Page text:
Want to avoid spray insect control altogether?

There are few sensations worse than inhaling a mouthful of bug spray, or being coated in an oily residue. That’s why people reach for wearable bug repellents, such as bracelets or clip-on devices. Some work better than others. Most wristbands and bracelets are labeled DEET-free and use some of the natural alternatives listed above—but they’re usually the essential oils that have yet to be tested for effectiveness. Most experts say they provide very minimal, short-term protection.

Luckily for the spray-averse, some of the clip-on fans do work, though not as well as their aerosol counterparts. Clip-on fans use a nebulizer and fan to circulate bug-repelling ingredients in the air, providing great insect control.

Best bug spray alternative: Off! Clip-On Fan

Promises to emit mist for up to 12 hours. Off!

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This OFF clip on fan includes a wearable fan, AAA batteries, and a mosquito repellent cartridge that emits metofluthrin, a type of pyrethrin made from chrysanthemum flowers. It also comes with a refill to change within two weeks of opening.

Need a kid-safe repellent?

Because so many bug spray ingredients can’t be used on children under a certain age, but you want your kids to experience the great outdoors, it may feel overwhelming finding a viable child-friendly bug repellent. There’s one new ingredient on the market that seems promising though, and that’s picaridin.

A synthetic compound first developed in the 1980s, picaridin was made to resemble piperine, a natural component of black pepper. It’s been used in bug repellents in Europe and Australia for many years, but only came to the U.S. in 2005. So far, it has few known side effects and can be used on children as young as six months. Picaridin is made to repel mosquitos, flies, ticks, chiggers, and gnats.

Best bug spray for kids: Sawyer Products 20% Picaridin Insect Repellent

Available in spray and lotion formulas. Sawyer

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This non-greasy, fragrance-free bug spray for kids claims to repel ticks, fleas, gnats, chiggers, and fleas for up to eight hours. The brand recommends using the lotion for 14-hour mosquito protection, and misting the spray on clothes to repel skeeters for up to 12 hours.

What about those sneaky no-see-ums?

No-see-ums are tiny pests made even pestier by their miniscule size. They breed near stagnant waters and are usually the reason for the little red bumps that appear on your legs after you’ve been in tall grass or in the sand. They often get confused with mosquitos, but are much smaller.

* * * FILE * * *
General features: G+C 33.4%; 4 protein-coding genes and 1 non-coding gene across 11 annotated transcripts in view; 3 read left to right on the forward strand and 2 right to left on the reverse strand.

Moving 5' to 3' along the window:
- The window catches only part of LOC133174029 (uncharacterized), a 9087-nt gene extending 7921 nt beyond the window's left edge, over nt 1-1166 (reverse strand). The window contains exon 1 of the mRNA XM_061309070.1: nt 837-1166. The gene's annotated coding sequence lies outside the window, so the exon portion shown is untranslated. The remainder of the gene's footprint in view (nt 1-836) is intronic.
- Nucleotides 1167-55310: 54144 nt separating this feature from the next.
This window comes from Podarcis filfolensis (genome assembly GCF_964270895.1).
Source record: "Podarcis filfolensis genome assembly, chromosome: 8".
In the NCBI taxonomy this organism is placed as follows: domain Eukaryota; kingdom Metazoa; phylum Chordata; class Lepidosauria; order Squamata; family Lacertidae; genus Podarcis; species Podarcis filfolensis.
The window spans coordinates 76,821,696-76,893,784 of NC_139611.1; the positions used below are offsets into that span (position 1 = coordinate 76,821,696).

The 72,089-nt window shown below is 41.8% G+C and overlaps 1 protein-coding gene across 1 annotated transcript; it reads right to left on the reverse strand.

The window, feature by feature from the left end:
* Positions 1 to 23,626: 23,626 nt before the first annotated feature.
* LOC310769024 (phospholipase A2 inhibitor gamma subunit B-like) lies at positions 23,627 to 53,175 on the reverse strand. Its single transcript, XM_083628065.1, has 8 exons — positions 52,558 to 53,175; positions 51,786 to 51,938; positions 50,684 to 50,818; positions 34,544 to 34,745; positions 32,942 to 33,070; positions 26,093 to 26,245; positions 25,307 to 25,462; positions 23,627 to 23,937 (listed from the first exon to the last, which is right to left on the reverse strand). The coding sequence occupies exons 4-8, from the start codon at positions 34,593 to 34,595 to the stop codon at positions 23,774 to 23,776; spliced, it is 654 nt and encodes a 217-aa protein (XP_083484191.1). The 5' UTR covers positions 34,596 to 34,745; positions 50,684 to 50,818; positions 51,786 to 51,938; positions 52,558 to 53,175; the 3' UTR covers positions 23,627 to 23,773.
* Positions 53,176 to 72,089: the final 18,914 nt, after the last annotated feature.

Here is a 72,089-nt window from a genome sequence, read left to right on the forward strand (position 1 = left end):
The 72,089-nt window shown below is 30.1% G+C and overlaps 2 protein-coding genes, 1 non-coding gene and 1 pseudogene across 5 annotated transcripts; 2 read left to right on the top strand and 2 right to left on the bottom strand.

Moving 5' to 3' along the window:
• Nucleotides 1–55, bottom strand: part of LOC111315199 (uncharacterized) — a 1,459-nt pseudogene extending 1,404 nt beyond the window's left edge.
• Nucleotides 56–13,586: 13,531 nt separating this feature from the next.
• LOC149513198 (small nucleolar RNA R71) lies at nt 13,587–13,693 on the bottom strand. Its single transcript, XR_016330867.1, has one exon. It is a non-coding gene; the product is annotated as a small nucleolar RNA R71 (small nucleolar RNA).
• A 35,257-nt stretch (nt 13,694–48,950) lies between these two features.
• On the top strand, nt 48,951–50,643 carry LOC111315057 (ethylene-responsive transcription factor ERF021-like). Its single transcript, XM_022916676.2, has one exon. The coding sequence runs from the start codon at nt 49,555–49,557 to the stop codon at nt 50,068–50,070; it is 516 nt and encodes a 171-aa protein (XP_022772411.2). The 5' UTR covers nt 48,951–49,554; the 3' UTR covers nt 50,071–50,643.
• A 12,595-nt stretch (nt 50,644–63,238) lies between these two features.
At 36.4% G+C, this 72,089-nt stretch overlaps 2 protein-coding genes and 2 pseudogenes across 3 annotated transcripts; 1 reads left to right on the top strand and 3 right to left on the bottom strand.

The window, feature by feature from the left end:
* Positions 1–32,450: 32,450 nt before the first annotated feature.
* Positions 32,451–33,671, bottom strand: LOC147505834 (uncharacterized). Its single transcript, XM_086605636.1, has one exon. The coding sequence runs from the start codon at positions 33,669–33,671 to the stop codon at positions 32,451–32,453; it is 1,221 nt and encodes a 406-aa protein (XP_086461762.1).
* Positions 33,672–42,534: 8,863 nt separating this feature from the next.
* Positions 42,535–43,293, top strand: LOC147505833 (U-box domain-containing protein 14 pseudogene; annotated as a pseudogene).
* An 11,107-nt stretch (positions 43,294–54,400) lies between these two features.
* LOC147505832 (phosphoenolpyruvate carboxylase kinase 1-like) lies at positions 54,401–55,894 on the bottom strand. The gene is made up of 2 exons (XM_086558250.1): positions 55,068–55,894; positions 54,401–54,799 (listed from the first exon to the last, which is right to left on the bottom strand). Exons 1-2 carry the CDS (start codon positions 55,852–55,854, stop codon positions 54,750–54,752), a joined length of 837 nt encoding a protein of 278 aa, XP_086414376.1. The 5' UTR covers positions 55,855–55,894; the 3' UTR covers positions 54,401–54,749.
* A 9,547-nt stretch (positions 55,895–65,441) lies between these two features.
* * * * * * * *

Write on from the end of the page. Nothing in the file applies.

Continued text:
Most DEET-infused and other universal repellents will work as best bug sprays for no-see-ums. As is the case with any other type of bug, natural bug sprays may be less effective in warding off those angry red welts.

Best bug spray for no-see-ums: Coleman 100 Max 100% DEET Insect Repellent Spray

Offers up to 10 hours of protection. Coleman

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The active ingredient in this formula is DEET, and it’s incredibly potent, at 98.11% concentration. This is great for heavily insect-filled outings and persistent bugs like no-see-ums. (But remember to never use DEET on infants. And for kids, stick to less potent formulas, with 10 to 30 percent concentrations.) This insect repellent is low-odor, non-greasy, and can withstand some water.

Best bug spray brands to know

The shelves of products in the bug spray aisle (or the rows of Internet display results) may seem overwhelming, but we’ve narrowed down the best bug spray brands to keep an eye on.

Off!

Off! was the first aerosol insect repellent, sold in 1957 by S.C. Johnson & SOn. It was originally produced in Finland. Prior to the spray’s existence, people doused their clothes, their walls, and even their pets with an ingredient called DDT. DDT was banned in the U.S. in 1972 after it was found it caused birds to lay eggs with brittle shells. The shells broke easily, causing bird populations to decline.

Repel

Repel is trademarked by United Industries, a subsidiary of Spectrum Brands. United Industries is home of some of the top home pest control companies, such as Spectracise, Black Flag, Hot Shot, and Garden Safe.

Sawyer Products

Sawyer Products offers an impressive full-spectrum range of outdoor products, from bug spray to water filtration systems, sunscreen, and first aid kits. They even sell a venom extractor pump in the case of snake bites. Sawyer International also leads a clean water initiative for international disaster relief.

Safety tips on using the best bug spray

The most effective form of bug spray may be DEET, but that doesn’t mean you don’t have other options. If you’re going the milder route, look for OLE (not lemon eucalyptus essential oil) or picaridin. Remember that DEET is considered safe for children, though it’s sometimes recommended to use concentrations under 30%, and that OLE is not suitable for kids under three.